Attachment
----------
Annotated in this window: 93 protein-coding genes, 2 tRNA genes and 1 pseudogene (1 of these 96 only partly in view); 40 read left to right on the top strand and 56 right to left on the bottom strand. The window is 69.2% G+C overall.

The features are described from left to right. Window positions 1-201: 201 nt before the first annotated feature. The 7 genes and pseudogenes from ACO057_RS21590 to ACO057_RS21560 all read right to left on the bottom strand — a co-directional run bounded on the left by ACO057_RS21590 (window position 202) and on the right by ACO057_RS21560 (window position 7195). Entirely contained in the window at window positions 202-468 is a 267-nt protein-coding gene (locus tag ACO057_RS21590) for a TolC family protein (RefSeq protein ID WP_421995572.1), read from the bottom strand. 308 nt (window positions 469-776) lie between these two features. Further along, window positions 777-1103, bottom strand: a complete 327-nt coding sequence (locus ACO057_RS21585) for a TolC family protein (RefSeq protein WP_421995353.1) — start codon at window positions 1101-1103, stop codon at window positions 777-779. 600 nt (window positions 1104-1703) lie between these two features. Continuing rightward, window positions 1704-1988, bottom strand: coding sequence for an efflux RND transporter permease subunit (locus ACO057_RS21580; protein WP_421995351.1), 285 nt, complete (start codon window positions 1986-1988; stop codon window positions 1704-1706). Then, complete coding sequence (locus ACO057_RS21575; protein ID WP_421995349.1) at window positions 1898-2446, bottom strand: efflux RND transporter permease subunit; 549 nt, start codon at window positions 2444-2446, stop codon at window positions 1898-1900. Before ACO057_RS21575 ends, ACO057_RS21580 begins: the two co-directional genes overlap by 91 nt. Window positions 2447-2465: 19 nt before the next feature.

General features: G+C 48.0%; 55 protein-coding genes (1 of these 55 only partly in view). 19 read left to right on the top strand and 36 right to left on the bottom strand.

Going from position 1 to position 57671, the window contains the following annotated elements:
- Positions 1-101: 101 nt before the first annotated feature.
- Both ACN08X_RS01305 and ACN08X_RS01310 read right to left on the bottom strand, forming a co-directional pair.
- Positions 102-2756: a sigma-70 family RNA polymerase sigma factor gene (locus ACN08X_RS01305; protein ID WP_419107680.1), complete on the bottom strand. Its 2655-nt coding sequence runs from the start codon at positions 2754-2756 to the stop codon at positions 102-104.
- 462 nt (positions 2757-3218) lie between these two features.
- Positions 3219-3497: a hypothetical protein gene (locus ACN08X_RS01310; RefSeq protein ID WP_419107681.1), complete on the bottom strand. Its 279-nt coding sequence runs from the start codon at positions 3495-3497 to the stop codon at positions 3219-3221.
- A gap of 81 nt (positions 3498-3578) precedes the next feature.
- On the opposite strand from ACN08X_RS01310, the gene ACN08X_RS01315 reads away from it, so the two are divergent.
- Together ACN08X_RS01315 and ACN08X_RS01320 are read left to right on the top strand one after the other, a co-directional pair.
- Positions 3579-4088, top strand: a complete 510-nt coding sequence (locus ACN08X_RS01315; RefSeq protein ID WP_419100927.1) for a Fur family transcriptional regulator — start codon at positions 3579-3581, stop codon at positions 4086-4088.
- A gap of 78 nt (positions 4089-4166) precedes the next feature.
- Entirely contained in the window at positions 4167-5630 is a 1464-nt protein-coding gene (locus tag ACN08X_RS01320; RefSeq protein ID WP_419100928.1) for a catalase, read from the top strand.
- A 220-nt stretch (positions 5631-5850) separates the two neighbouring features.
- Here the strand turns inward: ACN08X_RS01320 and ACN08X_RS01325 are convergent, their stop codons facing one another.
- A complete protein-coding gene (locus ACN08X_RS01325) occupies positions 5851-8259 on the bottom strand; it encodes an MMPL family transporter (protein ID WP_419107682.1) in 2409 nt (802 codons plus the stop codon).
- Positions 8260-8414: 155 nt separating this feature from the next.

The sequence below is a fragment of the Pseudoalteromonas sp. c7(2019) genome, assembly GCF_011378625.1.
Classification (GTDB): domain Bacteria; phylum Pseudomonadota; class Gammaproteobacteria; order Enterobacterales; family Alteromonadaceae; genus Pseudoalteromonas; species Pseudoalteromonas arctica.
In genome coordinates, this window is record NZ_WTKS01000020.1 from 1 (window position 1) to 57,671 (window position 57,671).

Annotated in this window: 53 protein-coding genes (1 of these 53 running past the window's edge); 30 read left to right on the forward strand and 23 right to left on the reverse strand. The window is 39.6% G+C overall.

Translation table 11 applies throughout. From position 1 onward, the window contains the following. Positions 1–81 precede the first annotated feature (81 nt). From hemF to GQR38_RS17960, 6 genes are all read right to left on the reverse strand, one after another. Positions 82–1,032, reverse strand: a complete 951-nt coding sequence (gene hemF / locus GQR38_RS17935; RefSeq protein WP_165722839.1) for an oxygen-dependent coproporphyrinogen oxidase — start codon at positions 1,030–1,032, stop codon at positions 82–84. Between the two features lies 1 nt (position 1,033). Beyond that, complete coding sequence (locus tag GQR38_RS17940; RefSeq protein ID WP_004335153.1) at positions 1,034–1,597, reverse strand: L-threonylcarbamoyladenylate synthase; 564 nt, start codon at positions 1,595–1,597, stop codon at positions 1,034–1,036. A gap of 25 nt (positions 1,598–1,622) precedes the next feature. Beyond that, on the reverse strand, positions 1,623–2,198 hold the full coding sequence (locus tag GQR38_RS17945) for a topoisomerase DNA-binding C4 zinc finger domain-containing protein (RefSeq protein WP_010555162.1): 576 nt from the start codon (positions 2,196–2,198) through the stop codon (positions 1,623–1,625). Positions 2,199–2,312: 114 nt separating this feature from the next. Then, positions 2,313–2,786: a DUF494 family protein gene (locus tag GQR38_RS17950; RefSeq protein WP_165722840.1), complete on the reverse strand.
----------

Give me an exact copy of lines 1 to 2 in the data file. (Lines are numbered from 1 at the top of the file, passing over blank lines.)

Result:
Annotated in this window: 93 protein-coding genes, 2 tRNA genes and 1 pseudogene (1 of these 96 only partly in view); 40 read left to right on the top strand and 56 right to left on the bottom strand. The window is 69.2% G+C overall.

The features are described from left to right. Window positions 1-201: 201 nt before the first annotated feature. The 7 genes and pseudogenes from ACO057_RS21590 to ACO057_RS21560 all read right to left on the bottom strand — a co-directional run bounded on the left by ACO057_RS21590 (window position 202) and on the right by ACO057_RS21560 (window position 7195). Entirely contained in the window at window positions 202-468 is a 267-nt protein-coding gene (locus tag ACO057_RS21590) for a TolC family protein (RefSeq protein ID WP_421995572.1), read from the bottom strand. 308 nt (window positions 469-776) lie between these two features. Further along, window positions 777-1103, bottom strand: a complete 327-nt coding sequence (locus ACO057_RS21585) for a TolC family protein (RefSeq protein WP_421995353.1) — start codon at window positions 1101-1103, stop codon at window positions 777-779. 600 nt (window positions 1104-1703) lie between these two features. Continuing rightward, window positions 1704-1988, bottom strand: coding sequence for an efflux RND transporter permease subunit (locus ACO057_RS21580; protein WP_421995351.1), 285 nt, complete (start codon window positions 1986-1988; stop codon window positions 1704-1706). Then, complete coding sequence (locus ACO057_RS21575; protein ID WP_421995349.1) at window positions 1898-2446, bottom strand: efflux RND transporter permease subunit; 549 nt, start codon at window positions 2444-2446, stop codon at window positions 1898-1900. Before ACO057_RS21575 ends, ACO057_RS21580 begins: the two co-directional genes overlap by 91 nt. Window positions 2447-2465: 19 nt before the next feature.